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Rep. Jared Golden (D-Maine) is seen during a House Armed Services Committee hearing March 6, 2019. (Photo: Tom Williams/CQ Roll Call)

Rep. Jared Golden (D-Maine) is seen during a House Armed Services Committee hearing March 6, 2019. (Photo: Tom Williams/CQ Roll Call)

Golden, Schrader Only Two House Dems to Vote No With GOP Against 'Commonsense' Gun Bill

The Protecting Our Kids Act includes a ban on high-capacity magazines and increase in the age for AR-15s.

Andrea Germanos

Congressmen Jared Golden of Maine and Kurt Schrader of Oregon were the only two House Democrats on Wednesday to vote against a package of gun control measures framed by party leadership as "commonsense measures that will make an enormous difference to save lives."

"Who wouldn't vote to raise the age to take weapons of war out of the hands of teenagers?"

The Protecting Our Kids Act passed the U.S. House in a 223-204 vote, which came after a House panel heard survivors and eye-witnesses to recent mass shootings plead for federal action on gun safety, including the mother of Uvalde, Texas victim "Lexi" Rubio who told lawmakers that "as her voice, we demand action."

The package includes seven provisions, which were also voted on individually. The measures included banning bump stocks, banning high-capacity magazines, raising the age for purchasing semi-automatic rifles—like the AR-15 used in Uvalde—from 18 to 21, and strengthening federal criminal offenses for gun trafficking.

According to The Hill, Golden, who previously called the package "too sweeping," voted against the latter three of those provisions. He additionally rejected ones on "bolstering storage of guns in homes where minors could access the weapons, and requiring that untraceable guns and firearms without serial numbers—known as ghost guns—undergo background checks and receive serial numbers."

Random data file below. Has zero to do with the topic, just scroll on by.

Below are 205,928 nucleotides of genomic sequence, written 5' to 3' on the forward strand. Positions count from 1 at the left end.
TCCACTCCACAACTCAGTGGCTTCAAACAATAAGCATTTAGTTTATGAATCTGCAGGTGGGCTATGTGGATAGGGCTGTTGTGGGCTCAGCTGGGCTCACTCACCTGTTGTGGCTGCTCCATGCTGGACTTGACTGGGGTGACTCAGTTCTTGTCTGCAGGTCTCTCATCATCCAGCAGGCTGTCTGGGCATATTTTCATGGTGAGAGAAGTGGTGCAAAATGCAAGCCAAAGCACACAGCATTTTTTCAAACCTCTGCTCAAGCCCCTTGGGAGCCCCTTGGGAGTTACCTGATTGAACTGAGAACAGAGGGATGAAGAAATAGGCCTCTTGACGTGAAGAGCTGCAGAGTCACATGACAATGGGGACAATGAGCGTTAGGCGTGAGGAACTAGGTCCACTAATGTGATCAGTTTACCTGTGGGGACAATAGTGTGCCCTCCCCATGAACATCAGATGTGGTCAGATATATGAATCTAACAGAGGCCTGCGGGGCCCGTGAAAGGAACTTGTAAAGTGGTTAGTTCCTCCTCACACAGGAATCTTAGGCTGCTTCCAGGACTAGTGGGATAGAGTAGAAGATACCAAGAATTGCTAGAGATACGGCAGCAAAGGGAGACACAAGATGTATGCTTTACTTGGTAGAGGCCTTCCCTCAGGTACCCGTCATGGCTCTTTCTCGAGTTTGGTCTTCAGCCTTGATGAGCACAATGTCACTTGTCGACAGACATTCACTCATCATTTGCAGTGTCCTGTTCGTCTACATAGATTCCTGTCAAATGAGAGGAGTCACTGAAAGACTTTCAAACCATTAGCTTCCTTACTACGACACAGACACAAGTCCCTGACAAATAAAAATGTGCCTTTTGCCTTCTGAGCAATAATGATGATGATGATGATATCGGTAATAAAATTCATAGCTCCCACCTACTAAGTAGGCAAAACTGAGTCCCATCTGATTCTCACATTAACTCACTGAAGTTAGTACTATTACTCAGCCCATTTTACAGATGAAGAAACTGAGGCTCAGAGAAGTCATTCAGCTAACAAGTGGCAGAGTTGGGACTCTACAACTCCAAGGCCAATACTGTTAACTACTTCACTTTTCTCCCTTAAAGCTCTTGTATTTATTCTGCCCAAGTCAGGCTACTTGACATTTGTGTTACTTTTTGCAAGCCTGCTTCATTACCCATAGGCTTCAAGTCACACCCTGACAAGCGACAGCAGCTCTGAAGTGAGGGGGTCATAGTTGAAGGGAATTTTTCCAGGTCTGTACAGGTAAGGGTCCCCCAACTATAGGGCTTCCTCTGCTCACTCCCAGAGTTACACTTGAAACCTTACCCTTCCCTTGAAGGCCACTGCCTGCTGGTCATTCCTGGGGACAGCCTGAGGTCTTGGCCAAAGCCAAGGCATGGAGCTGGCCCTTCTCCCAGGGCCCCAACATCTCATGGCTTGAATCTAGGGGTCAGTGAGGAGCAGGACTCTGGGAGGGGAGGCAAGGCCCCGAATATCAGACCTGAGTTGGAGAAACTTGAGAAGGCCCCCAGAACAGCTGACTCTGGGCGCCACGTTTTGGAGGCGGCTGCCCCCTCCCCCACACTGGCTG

Schrader, for his part, also voted against the individual bills on banning high-capacity magazines and the increased age minimum for semi-automatic rifles. Both Golden and Schrader voted against the total legislative package.

"Who wouldn't vote to raise the age from 18 to 21 for a person to have a weapon of war?" House Speaker Nancy Pelosi (D-Calif.) said in her remarks on the House floor ahead of the vote.

"Who wouldn't vote to raise the age to take weapons of war out of the hands of teenagers?" Pelosi continued. "Who wouldn't vote to get illegal guns off our streets by cracking down gun trafficking, which is a danger to people but also to law enforcement? Who wouldn't vote for background checks on ghost gun purchases, which our law enforcement tells us is a major concern out there? Who wouldn't vote to protect children from stolen weapons or accidental shootings with safe storage requirements?"

Five Republicans voted yes on the total package: Reps. Brian Fitzpatrick (R-Pa.), Anthony Gonzalez (R-Ohio), Chris Jacobs (N.Y.), Adam Kinzinger (R-Ill.), and Fred Upton (R-Mich.). As such, they ran afoul of the directive from House GOP leadership, which stressed to its members the National Rifle Association's opposition and their jeopardizing future endorsements from the gun group.

The legislative package's success in the Senate, however, is likely doomed given the filibuster and Republicans' stiff opposition to gun safety legislation.

"As this bill heads to the Senate, the entire country is watching," said Rep. Pramila Jayapal (D-Wash.), chair of the Congressional Progressive Caucus. "Will Senate Republicans finally join with Democrats to prevent further mass slaughter of our constituents, or will they remain beholden to the gun lobby and moneyed interests that would allow the devastation on our streets to continue?"

"After Buffalo, Tree of Life, and El Paso, after Uvalde and Sandy Hook, after Pulse and Aurora and Columbine, will they finally heed the calls of the majority of Americans from across the political spectrum and act?" asked Jayapal. "Or will they simply throw up their hands and allow the carnage to continue?"


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